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Insurance Agents & Brokers (NOC6231) may also be called:

  • Insurance sales representative
  • Life insurance agent
  • Insurance sales agent
  • Automobile insurance sales agent
  • Autoplan broker (only in BC)

What Would I Do?

Insurance agents & brokers sell life, automobile**, property, health and other types of insurance to individuals, businesses and public institutions. Your duties can include:

  • sell automobile**, fire, health, life, property, marine, aircraft and other types of insurance
  • establish client insurance coverage, calculate premiums and establish method of payment
  • provide information concerning group and individual insurance packages, the range of risk coverage, benefits paid and other policy features
  • make sure appropriate forms, medical examinations and other policy requirements are completed
  • monitor insurance claims and respond to client inquiries
  • identify and solicit potential clientele

**In BC compulsory third party liability automobile insurance, ‘Autoplan’, is only available from the public insurer, Insurance Corporation of BC, ICBC.

More information:

Am I Suited For This Job?

Insurance Agents & Brokers should have:

  • strong communication skills
  • good math skills
  • strong customer service skills

Insurance Agents & Brokers should be:

  • patient
  • responsible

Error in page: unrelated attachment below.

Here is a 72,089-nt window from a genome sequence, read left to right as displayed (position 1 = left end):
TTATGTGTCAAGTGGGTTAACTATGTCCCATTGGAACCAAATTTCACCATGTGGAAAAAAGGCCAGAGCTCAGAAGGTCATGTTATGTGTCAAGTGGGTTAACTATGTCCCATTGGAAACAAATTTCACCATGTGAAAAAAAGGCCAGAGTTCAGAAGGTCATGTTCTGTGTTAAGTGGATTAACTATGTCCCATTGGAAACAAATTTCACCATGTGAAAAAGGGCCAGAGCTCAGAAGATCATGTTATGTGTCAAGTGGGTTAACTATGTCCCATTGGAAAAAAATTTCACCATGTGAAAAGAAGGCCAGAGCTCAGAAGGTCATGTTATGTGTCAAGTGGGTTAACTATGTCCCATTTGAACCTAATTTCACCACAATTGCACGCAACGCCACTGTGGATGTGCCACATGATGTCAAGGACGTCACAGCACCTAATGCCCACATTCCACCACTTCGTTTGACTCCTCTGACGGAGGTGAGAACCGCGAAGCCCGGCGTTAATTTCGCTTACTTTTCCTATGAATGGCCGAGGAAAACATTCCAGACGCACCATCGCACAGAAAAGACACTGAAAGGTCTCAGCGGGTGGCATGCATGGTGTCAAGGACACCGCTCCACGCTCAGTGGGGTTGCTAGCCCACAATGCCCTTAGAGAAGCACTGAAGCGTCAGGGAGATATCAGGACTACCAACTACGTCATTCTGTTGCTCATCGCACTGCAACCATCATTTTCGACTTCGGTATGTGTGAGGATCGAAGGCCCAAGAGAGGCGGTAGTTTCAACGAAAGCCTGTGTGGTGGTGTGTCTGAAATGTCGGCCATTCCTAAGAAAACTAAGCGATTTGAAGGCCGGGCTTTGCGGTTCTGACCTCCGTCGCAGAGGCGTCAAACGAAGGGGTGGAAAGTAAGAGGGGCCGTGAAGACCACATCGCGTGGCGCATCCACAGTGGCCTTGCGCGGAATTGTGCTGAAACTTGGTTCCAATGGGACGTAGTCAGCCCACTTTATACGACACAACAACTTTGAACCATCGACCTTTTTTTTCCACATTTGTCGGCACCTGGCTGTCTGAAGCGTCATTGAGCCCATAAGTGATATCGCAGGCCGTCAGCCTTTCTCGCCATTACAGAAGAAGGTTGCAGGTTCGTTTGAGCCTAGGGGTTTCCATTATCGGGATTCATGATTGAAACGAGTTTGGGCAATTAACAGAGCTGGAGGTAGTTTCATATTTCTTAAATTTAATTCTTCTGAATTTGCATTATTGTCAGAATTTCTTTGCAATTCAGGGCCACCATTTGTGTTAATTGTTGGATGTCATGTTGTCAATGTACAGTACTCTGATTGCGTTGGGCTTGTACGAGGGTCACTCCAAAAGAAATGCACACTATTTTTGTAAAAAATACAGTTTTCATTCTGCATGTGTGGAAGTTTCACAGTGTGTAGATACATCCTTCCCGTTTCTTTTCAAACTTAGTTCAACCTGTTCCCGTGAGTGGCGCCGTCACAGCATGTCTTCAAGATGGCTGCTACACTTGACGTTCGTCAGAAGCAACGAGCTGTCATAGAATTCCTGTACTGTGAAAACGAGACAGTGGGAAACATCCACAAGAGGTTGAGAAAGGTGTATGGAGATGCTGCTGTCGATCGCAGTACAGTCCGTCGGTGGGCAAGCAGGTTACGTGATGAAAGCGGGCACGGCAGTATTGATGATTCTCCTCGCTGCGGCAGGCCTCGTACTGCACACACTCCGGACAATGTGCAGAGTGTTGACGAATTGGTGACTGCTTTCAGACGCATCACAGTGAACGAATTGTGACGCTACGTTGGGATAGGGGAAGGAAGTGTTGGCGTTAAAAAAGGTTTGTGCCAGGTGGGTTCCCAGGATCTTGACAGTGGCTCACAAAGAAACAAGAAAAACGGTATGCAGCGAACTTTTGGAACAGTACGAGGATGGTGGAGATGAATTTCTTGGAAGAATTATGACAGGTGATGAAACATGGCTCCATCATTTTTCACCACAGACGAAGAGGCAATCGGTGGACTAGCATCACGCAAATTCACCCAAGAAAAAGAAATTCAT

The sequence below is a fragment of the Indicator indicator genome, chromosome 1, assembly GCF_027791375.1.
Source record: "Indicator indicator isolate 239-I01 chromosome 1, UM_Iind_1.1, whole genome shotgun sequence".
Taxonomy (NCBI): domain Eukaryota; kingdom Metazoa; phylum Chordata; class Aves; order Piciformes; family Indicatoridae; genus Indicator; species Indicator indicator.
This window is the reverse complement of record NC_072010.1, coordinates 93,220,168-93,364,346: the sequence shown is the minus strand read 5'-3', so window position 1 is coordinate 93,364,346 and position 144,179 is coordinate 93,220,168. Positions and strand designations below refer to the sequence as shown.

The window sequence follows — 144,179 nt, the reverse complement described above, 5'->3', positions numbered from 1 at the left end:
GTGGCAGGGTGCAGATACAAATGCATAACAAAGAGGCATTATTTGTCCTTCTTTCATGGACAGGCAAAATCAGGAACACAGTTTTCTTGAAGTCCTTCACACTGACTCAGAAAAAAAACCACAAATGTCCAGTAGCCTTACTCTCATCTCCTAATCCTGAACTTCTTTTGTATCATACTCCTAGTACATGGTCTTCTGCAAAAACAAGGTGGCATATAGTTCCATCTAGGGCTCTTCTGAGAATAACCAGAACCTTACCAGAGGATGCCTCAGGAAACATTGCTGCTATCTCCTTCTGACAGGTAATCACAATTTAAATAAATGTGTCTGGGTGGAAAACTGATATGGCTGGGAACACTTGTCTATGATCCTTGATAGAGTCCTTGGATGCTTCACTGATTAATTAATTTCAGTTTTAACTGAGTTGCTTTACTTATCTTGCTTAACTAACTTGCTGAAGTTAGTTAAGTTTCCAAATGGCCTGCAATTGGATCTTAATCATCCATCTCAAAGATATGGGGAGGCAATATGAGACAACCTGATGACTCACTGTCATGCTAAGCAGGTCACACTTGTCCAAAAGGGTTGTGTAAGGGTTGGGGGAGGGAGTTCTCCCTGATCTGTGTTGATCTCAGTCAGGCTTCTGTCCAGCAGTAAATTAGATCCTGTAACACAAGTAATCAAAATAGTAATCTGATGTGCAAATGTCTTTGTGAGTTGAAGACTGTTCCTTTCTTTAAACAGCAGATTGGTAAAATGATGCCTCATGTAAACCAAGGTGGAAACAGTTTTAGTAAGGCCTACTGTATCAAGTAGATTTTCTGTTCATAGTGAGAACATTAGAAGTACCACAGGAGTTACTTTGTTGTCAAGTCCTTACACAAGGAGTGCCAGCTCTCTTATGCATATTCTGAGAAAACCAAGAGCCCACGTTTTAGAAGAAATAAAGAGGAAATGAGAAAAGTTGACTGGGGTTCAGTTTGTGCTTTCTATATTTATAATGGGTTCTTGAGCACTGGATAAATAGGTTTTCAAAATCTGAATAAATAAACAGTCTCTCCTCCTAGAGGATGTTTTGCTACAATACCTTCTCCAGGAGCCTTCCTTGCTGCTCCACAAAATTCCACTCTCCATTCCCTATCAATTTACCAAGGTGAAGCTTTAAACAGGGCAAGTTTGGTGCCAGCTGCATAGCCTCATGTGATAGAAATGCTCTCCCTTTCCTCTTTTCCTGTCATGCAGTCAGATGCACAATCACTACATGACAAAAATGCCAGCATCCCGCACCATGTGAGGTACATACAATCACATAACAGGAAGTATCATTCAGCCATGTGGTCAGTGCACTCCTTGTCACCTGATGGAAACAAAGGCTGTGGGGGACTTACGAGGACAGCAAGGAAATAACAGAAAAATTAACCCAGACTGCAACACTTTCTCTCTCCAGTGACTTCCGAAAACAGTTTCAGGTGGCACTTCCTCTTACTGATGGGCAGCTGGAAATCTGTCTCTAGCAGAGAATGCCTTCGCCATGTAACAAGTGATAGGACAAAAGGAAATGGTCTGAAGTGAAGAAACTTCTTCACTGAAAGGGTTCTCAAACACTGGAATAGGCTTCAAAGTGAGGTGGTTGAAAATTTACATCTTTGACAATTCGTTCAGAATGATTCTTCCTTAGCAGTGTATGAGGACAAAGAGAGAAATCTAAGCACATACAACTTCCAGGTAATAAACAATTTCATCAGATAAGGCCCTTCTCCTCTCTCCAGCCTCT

• self-motivated

Insurance agents & brokers usually work in offices and occasionally in locations where their clients live or do business.

Sources: WorkBC Career Profiles,  Career Cruising database (Profile for Insurance Agent/Broker).

What Are The Wages And Benefits?

In British Columbia, the average annual salary for insurance agents & brokers ranges from $44,000 – $53,000. In BC’s regions, insurance agents & brokers can expect to make:

insurance agents and brokers hourly wages

Table from Job Bank Wage Report

Insurance agents and brokers may be paid in several different ways. Those who work for insurance companies might be paid an annual salary, or they may be paid a base salary plus commission (a percentage of the money they bring into the company) or a performance bonus. Independent agents and brokers typically work solely on commission.

Agents and brokers who work on a full-time basis for a single company usually receive benefits, such as extended health insurance, retirement plans, and paid vacation and sick days.

Sources: WorkBC Career Profiles 6231Career Cruising database (Profile for Insurance Agents/Brokers).